It’s been a busy week! My day to day work has been keeping me away from my writing more than I would like but I have done what I could. If you are wondering what the chisel in the title is about: I had a bit of a mishap and the index finger of my left hand is currently bound up tightly in a dressing! Typing with one finger incapacitated has been interesting.

In my last post I set myself the goal of ironing out the final kinks of my plot outline, specifically of sorting out my main character’s motivations. For a while I was not really sure how to go about this. I went through my big outline, changing small things here and there but not really achieving the desired effect. I left it for a while, came back to it but still couldn’t get things right.

Here’s a tip I have learnt this week – if you have something in your story that you are excited to write about, when you have ideas about it put it in a separate document. Do not put it in your plot outline as a reminder because it can become a HUGE distraction! I did this, specifically with the description of the ship my characters will travel in throughout my story. I spent all of my writing time for two days adding to and adjusting this description instead of focusing on what I was supposed to be doing…

Eventually I got back on track and managed to sort my main character’s motivations by changing the dynamic of the relationship with another central character. Suddenly everything snapped into place and things I had already written made more sense.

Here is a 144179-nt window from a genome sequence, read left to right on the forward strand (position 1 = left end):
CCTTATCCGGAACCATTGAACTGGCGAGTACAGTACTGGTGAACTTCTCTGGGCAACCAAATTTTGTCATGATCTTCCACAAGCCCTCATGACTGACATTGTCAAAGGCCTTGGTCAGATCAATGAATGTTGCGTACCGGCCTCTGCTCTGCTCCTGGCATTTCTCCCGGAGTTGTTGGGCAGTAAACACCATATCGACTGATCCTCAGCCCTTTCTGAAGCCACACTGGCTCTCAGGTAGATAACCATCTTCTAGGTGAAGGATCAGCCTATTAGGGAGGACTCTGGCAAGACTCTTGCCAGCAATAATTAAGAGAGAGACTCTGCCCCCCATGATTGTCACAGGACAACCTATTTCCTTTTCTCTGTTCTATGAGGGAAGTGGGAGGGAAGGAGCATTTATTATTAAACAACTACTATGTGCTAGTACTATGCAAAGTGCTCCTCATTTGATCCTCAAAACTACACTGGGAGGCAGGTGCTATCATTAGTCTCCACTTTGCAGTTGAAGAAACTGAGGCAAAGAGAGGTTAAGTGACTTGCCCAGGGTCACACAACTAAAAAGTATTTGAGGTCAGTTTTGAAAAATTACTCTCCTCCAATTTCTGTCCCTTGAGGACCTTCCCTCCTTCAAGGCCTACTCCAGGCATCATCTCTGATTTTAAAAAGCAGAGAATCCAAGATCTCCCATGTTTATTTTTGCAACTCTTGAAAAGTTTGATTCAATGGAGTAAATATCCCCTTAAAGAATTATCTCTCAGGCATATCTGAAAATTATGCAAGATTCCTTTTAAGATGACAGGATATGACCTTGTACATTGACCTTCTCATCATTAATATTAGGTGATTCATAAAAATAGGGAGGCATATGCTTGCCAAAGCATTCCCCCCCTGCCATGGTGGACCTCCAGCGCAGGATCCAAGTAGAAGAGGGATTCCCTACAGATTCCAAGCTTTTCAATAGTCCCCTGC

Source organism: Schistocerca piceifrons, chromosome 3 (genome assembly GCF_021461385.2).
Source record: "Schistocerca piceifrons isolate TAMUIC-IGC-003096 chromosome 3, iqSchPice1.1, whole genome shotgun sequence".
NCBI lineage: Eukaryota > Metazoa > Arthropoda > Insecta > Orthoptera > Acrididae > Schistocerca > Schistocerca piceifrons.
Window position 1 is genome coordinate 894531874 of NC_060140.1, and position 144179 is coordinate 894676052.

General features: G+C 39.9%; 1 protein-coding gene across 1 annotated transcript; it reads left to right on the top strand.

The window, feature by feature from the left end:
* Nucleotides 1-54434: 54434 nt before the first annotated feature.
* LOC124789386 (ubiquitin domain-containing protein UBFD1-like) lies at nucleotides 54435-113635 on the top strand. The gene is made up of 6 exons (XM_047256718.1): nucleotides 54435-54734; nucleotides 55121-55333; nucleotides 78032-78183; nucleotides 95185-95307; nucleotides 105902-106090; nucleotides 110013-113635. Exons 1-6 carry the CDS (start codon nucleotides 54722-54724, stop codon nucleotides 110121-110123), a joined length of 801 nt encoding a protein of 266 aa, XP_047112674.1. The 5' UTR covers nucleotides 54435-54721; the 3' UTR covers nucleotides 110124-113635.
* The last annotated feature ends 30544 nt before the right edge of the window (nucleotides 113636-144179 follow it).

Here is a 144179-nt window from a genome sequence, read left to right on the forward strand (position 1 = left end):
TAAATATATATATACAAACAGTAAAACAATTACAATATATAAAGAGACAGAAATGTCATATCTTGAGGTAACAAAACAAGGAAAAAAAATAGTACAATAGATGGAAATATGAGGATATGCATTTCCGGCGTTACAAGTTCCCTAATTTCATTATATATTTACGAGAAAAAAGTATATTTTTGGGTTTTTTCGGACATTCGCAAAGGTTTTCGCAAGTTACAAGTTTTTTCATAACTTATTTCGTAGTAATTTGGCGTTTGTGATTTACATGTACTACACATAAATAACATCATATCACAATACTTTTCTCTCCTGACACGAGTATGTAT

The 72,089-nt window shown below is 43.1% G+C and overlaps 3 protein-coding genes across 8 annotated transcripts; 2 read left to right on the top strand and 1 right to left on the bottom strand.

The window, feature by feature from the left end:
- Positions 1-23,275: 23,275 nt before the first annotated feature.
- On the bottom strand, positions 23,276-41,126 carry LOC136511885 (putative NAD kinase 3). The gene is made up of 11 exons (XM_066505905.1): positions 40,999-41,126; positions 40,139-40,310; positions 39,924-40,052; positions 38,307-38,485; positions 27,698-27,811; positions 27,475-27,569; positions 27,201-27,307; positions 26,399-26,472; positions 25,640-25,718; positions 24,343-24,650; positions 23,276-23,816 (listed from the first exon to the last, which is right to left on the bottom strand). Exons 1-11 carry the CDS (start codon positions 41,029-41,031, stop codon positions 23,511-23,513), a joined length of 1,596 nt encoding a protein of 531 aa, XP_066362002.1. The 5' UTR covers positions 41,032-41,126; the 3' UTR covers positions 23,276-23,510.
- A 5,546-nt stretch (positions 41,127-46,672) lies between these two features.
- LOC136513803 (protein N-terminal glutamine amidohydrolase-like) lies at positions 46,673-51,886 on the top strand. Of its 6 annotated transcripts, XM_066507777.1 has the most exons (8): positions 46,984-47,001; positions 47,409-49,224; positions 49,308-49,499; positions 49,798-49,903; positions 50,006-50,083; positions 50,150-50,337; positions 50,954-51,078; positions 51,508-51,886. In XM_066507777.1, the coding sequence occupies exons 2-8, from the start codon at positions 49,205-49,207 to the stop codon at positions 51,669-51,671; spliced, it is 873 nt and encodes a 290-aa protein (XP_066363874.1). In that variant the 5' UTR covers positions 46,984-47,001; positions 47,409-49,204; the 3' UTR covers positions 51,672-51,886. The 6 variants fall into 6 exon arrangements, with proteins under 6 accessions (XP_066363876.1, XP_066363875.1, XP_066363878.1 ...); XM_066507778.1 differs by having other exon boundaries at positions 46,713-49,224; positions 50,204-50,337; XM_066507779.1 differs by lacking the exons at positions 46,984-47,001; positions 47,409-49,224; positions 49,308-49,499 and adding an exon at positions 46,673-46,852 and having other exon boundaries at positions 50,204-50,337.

I have sent a copy of my outline to a writing friend, Ramona, just to get another pair of eyes on it and check it for glaring plot holes. While she is doing that, I am going to get to work on my first draft, beginning with chapter one (revolutionary, I know). I am going to set myself the target of writing 1000 words before my next post – that doesn’t sound like a lot but I figure it’s best to start with an easy goal.

Is there anything that you have found particularly distracting whilst working on your own writing? Thanks for reading, and I will leave you with the description of the ship that kept me so preoccupied. I’m sure it will change again at some point!

She was a hodgepodge vessel. Long and slim, measuring in at just under 150 meters. Her shape, combined with her many protrusions, masts and antennae reminded me somehow of a wingless dragonfly. A backwards dragonfly with the widest point, the engines, at the aft.

 

In a former life the gently curved upper section atop the ship as well as the lower fuselage containing the landing legs and boarding ramp had belonged to a trans-atmospheric ferry. Originally designed for moving passengers and cargo between a planetary surface and a nearby station or moon, the ferry sections gave us plenty of internal storage space and the ability to land anywhere instead of being restricted to orbital anchorage zones.

 

Despite the useful salvage, the ferry did have its issues. Some horrific accident had put her in the junkyard and whatever it had been, she seemed to have been totally gutted. Passenger with a firearm and no trigger discipline leading to explosive decompression was my guess. Nik reckoned satellite strike or something involving mirrors – we found a lot of glass inside that didn’t seem to belong. Either way, incredibly inconsiderate on the part of her former crew. Even worse, the ferry had not originally been equipped with a Drive unit. We’d stripped out what was left of the trans-atmospheric engines and spent days trawling through the junkyard trying to find replacements better suited to our needs. Nik had eventually come up trumps, finding the rear half of a decommissioned naval corvette. Admittedly, we’d lost a noticeable chunk of our cargo capacity by the time we’d finished mating the big cylindrical corvette hull and it’s oversized engines to the ferry components, but I was happy with the trade-off.